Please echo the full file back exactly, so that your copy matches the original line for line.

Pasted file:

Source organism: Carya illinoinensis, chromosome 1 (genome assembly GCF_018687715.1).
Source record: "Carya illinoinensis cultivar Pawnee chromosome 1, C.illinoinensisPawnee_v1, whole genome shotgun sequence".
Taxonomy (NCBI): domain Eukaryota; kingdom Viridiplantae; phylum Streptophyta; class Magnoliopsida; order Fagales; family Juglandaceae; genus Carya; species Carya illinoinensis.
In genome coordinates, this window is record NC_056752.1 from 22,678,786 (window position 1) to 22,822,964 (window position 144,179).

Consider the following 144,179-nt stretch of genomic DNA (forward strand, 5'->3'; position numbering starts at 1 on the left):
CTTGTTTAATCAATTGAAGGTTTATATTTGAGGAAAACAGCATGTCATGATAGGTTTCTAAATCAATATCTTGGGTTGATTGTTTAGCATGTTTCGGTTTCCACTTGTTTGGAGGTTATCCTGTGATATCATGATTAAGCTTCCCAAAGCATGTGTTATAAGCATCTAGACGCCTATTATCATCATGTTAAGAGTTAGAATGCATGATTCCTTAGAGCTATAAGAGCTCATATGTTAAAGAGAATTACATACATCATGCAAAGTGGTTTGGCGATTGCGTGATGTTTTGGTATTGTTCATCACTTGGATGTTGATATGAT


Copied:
Source organism: Carya illinoinensis, chromosome 1 (genome assembly GCF_018687715.1).
Source record: "Carya illinoinensis cultivar Pawnee chromosome 1, C.illinoinensisPawnee_v1, whole genome shotgun sequence".
Taxonomy (NCBI): domain Eukaryota; kingdom Viridiplantae; phylum Streptophyta; class Magnoliopsida; order Fagales; family Juglandaceae; genus Carya; species Carya illinoinensis.
In genome coordinates, this window is record NC_056752.1 from 22,678,786 (window position 1) to 22,822,964 (window position 144,179).

Consider the following 144,179-nt stretch of genomic DNA (forward strand, 5'->3'; position numbering starts at 1 on the left):
CTTGTTTAATCAATTGAAGGTTTATATTTGAGGAAAACAGCATGTCATGATAGGTTTCTAAATCAATATCTTGGGTTGATTGTTTAGCATGTTTCGGTTTCCACTTGTTTGGAGGTTATCCTGTGATATCATGATTAAGCTTCCCAAAGCATGTGTTATAAGCATCTAGACGCCTATTATCATCATGTTAAGAGTTAGAATGCATGATTCCTTAGAGCTATAAGAGCTCATATGTTAAAGAGAATTACATACATCATGCAAAGTGGTTTGGCGATTGCGTGATGTTTTGGTATTGTTCATCACTTGGATGTTGATATGAT